Five million Americans are among the long-term unemployed--those without a job for 27 weeks or longer--according to the Bureau of Labor Statistics. Another 7.3 million are looking for work, while the unemployment rate sits at 7.9 percent. Numbers aside, individual stories illustrate how America is affected. To see how joblessness hits home, Yahoo News asked unemployed workers to share their job-hunting stories. Here's one.
FIRST PERSON | This is my journey through the unemployment black hole. I've been unemployed since May 17, 2011, when I lost my supervisor job at a Wal-Mart in Hazleton, Pa.
I was let go so they could save some money, although they would say differently. They called it "poor work performance," even though I just had my yearly evaluation, which was a standard.
Since then, I've moved to Lorain, Ohio, to live with my brother because I was going to lose my apartment and be homeless. I've had a total of two interviews since arriving in Ohio, but I've had no job offers. And I've applied to everything I can. I really don't care what job I do as long as I have a job. I'm always looking for jobs, whether they be fast food, retail, clerical or graphic design. But another problem is not having a vehicle; I just got my first driver's license ever.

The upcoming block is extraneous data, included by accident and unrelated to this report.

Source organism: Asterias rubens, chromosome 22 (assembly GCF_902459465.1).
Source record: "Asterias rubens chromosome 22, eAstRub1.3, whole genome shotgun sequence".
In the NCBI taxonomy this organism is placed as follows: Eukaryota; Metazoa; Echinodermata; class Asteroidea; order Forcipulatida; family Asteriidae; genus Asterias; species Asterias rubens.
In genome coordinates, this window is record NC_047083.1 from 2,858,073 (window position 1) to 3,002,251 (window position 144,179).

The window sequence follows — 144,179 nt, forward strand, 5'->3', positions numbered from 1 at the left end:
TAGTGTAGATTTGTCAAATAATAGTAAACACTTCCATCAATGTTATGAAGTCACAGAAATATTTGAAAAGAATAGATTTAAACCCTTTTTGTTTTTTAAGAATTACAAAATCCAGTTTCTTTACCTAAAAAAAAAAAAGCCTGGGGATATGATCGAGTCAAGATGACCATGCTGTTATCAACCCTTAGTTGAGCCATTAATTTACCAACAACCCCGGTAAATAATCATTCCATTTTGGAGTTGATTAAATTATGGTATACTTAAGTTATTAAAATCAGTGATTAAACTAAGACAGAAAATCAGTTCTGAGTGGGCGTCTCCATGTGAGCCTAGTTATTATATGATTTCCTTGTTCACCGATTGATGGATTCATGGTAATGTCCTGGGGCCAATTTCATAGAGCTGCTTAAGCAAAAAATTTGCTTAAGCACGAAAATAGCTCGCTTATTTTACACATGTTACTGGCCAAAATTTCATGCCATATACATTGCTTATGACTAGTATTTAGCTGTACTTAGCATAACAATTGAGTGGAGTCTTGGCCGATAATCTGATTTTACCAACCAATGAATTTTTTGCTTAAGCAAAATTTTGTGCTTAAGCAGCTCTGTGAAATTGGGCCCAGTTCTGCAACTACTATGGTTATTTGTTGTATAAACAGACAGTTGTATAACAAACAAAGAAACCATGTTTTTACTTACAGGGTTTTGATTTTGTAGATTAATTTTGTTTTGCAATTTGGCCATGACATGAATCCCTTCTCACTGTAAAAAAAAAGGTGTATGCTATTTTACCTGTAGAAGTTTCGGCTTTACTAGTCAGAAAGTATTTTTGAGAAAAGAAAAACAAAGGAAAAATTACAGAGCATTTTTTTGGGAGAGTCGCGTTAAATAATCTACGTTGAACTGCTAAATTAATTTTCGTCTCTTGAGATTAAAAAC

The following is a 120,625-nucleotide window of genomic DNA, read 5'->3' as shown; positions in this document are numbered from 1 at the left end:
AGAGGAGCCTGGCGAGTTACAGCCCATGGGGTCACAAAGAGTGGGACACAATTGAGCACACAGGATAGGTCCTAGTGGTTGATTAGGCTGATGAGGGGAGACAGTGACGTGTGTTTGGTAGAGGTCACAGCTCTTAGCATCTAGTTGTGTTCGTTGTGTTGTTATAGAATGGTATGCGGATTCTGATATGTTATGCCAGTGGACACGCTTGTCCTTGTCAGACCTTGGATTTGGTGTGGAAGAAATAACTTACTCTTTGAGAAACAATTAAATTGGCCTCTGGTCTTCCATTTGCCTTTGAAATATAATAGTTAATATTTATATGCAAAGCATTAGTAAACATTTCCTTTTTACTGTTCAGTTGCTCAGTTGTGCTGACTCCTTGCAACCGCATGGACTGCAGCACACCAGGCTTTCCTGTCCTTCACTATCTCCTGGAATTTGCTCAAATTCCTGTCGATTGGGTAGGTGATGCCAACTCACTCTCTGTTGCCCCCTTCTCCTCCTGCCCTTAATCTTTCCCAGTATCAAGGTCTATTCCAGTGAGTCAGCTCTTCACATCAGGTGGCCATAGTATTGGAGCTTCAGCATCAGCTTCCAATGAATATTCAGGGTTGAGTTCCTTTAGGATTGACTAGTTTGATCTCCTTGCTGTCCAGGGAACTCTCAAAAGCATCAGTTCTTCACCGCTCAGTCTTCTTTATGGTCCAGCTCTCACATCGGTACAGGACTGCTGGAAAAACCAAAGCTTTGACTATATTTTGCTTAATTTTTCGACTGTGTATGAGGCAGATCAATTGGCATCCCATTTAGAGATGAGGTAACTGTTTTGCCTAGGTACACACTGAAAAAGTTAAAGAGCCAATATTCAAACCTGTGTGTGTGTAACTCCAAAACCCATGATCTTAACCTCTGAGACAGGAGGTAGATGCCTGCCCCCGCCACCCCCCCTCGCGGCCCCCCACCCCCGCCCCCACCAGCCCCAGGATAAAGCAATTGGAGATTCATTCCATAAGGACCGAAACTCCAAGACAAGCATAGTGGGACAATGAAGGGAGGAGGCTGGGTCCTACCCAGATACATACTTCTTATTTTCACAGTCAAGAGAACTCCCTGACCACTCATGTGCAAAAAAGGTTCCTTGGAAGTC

My unemployment benefits only have one more week left, and I'm starting to get scared again. There is a chance I'll be in low-income housing soon, but certain things aren't paid for, such as phone, internet, and food. I've tried getting food stamps but the evaluation I was given said I'd only be eligible for $8 a month. Because of that extremely low amount, I gave up on that.
I've come to think that my age may be a factor in why people don't want to hire me. Most companies want the younger crowd, employees younger than 40. I'm older than 40 and getting desperate.
There is an addendum to my story since I first started writing it: The weekend before Thanksgiving, I was diagnosed with a tumor in my brain. I'm scheduled for surgery on Monday. The timing is terrible. I finally landed a job last week, and I had interview for housing. Just when things were looking up.
In any case, I have been calling friends and family to let them know how much I care about them -- because with brain surgery, you never know.
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- Employment & Career
- Bureau of Labor Statistics